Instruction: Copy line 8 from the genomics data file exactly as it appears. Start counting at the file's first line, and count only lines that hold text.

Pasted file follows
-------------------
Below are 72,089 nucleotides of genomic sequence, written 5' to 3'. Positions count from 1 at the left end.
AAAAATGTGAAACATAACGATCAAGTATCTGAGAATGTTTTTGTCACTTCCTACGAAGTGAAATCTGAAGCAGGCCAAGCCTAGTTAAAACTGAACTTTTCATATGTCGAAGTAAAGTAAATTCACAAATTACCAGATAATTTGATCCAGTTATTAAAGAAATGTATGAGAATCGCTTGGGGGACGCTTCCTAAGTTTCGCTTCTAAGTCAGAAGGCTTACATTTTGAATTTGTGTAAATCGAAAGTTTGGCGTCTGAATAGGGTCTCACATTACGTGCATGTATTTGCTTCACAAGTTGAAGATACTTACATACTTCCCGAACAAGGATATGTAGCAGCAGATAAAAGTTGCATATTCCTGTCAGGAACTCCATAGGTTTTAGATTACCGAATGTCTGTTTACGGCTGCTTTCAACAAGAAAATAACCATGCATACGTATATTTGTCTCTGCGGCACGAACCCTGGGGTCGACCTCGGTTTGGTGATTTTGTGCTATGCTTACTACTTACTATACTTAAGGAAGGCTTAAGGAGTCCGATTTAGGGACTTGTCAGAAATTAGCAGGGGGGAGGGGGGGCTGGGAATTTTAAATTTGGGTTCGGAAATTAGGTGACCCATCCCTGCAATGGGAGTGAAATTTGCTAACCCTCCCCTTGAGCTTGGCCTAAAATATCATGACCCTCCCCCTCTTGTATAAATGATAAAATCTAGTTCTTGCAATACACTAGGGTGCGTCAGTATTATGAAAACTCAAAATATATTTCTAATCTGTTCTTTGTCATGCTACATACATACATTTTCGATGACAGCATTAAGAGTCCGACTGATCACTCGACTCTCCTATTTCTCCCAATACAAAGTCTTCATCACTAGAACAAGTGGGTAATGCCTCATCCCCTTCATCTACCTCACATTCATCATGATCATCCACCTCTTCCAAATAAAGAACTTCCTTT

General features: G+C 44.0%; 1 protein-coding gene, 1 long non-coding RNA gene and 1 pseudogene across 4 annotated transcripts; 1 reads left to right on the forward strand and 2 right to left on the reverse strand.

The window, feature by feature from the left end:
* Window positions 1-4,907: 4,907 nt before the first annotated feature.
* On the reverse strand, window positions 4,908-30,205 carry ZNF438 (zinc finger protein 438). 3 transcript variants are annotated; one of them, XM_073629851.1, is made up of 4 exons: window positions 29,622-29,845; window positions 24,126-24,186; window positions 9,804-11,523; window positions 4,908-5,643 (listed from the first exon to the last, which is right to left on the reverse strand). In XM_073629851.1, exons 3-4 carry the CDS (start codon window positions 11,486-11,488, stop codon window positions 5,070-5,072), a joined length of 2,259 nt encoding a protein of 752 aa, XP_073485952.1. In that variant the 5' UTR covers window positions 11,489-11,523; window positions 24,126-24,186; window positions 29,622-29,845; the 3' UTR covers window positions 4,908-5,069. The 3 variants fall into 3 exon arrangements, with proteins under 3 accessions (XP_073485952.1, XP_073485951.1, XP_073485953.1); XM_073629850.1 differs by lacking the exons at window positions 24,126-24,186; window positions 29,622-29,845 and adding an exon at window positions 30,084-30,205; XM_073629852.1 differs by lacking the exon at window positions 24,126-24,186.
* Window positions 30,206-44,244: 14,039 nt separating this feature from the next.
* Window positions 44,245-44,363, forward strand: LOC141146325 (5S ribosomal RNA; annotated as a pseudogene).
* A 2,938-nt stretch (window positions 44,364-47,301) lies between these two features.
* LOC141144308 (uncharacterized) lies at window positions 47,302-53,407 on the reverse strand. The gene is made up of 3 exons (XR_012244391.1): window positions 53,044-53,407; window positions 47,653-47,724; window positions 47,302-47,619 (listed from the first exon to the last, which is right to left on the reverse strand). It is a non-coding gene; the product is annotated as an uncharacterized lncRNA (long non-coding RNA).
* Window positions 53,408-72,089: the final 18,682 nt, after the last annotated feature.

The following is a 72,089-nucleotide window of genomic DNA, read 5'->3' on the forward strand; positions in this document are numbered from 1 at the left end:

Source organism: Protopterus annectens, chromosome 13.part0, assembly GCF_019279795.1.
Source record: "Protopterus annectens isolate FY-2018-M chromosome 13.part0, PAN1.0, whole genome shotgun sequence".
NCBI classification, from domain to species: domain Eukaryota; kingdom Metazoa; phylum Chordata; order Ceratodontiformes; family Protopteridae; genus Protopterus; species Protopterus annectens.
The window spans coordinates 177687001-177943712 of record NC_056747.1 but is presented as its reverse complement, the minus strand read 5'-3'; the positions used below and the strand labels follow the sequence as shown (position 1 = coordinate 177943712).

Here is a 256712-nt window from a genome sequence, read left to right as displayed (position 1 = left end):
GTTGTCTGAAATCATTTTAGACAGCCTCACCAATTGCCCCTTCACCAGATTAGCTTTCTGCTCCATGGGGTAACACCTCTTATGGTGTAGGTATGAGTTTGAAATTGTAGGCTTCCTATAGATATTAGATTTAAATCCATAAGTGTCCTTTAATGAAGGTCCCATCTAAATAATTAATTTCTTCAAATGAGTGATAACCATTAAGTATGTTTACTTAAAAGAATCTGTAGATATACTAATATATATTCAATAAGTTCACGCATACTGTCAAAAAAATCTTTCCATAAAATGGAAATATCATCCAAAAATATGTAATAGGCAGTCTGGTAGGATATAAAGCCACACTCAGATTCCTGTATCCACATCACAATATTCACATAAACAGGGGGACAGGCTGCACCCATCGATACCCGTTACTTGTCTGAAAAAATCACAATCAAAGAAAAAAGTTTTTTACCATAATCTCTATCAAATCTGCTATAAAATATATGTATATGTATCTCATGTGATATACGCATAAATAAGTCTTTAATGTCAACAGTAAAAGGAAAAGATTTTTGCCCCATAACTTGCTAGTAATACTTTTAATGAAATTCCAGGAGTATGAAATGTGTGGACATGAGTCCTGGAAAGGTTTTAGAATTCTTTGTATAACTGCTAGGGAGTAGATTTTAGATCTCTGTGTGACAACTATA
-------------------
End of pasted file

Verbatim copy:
* Window positions 44,245-44,363, forward strand: LOC141146325 (5S ribosomal RNA; annotated as a pseudogene).